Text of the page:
• A fever lasts longer than 48 to 72 hours in older children and adults.
  • Anyone has a fever over 105°F (40.5°C), unless it comes down readily with treatment and the person is comfortable.
  • There are other worrisome symptoms. For example, irritability, confusion, difficulty breathing, stiff neck, inability to move an arm or leg or a first-time seizure.
  • There are other symptoms that suggest an illness may need to be treated, such as a sore throat, earache or cough.



Apart from our experience with our own neuro-typical daughter, with whom we never used anti-pyretics, the first quite sensational results were told to me by the brave parents of a properly diagnosed, severely damaged regressive autism boy named Brock. They were ‘brave’ because they followed my advice in spite of fever convulsions and eye-movements that would have caused most parents to call a doctor. However, they had seen these same symptoms in their boy when he had regressed into autism within hours of a DPT shot. He had been taken to hospital emergency with an ALTE (Apparent Life Threatening Episode). The whole episode repeated a second time in three weeks after coming home. But this time he also had a left-sided stroke. Paediatricians admit (at least among themselves)(10) that ALTE and SIDS deaths are commonly associated with vaccine adverse events.

During our treatment, Brock began to greatly improve in both autism symptoms and general health, but after one month the fever and convulsions began. This time they allowed him to ‘go through with it’ – plus several immune boosting measures already in place. The day after this event, the mother phoned me and said that Brock was now peaceful and happy and had taken a “Big step forward in cognition and even return of speech!”.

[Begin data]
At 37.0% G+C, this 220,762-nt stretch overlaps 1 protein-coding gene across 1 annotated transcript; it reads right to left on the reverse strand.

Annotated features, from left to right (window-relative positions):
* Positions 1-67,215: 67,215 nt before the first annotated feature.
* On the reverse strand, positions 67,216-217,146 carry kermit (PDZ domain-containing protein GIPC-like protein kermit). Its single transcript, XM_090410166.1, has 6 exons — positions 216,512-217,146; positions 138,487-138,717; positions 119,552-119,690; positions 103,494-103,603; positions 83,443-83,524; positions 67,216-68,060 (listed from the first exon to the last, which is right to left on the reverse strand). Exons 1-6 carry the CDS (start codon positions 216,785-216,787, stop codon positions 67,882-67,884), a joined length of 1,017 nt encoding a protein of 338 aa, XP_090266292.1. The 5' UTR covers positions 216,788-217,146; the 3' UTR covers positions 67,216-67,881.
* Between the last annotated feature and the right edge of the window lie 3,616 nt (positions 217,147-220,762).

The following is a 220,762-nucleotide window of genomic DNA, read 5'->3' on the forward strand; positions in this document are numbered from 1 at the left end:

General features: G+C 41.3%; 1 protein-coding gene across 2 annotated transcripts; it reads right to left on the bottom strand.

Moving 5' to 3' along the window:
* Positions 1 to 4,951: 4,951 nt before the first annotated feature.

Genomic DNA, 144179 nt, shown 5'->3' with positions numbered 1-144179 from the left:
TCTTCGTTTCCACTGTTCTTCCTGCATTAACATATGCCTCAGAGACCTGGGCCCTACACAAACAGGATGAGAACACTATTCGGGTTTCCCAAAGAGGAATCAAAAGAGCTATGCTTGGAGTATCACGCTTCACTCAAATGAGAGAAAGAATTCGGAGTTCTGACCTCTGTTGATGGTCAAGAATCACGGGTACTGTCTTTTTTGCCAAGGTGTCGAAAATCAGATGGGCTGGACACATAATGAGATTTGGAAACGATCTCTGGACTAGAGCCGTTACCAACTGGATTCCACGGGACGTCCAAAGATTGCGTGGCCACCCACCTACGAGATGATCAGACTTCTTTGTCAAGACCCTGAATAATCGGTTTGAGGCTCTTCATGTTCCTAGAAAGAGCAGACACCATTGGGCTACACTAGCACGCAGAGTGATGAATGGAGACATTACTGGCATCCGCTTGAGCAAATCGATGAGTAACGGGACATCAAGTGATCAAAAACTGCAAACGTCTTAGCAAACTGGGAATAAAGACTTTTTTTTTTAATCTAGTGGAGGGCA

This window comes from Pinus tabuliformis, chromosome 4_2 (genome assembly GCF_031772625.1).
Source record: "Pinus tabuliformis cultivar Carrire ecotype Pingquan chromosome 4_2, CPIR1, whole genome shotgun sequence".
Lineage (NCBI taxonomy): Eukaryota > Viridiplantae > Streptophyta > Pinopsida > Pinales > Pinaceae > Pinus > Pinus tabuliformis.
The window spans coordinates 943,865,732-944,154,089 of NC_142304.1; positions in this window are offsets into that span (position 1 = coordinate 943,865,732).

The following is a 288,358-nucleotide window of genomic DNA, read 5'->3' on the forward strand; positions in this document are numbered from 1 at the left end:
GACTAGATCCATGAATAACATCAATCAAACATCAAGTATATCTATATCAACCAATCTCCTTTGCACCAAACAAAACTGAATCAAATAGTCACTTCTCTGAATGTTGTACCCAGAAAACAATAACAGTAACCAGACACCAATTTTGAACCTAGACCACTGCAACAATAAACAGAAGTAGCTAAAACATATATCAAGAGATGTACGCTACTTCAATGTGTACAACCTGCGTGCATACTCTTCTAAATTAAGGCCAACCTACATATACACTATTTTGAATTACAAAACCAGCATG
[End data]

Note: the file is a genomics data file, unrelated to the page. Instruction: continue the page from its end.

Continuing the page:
As with the ALTE history, he had a second fever/convulsion episode in three weeks – and once again, good results followed the parent’s careful nursing. These improvements were permanent, and this boy is back to normal after three years of ongoing biomedical treatment.

Since then, we have had a number of parents reporting improvements following fevers after periods of biomedical treatment.

A recent example was given by a couple who told how they had read the chapter on ‘Fevers’ that is in both my books, Good News for the Alphabet Kids and How to Repair Children Damaged by Mercury Medicine and Politics, and had allowed their boy to ‘go through’ with his fever. They were amazed to see him improve in both speech and behaviour.

It must be emphasized that children need to have been on a total biomed program with good nutrition and large doses of vitamin C daily, etc., before attempting to follow this advice.


Michael Sichel, DO, ND, PhD (Ed), has served the Australian community as an osteopath, naturopath and health educator for 48 years. He is the author of the best-selling book, Good News for the Alphabet Kids, 3rd Edition. This book has just been released as a DVD – see below.

Michael is a founding director of the Australian M.I.N.D.D. Foundation, and is a DAN! trained practitioner. In 1995, an independent census study of 59 ASD children at his clinic found 89% had successful outcomes (success = significant to total restoration, as reported by parents).

He is a member of the Australasian Integrative Medicine Association, the Australian Natural Therapists Association, the International Medical Council on Vaccination, and the World Olympians Association.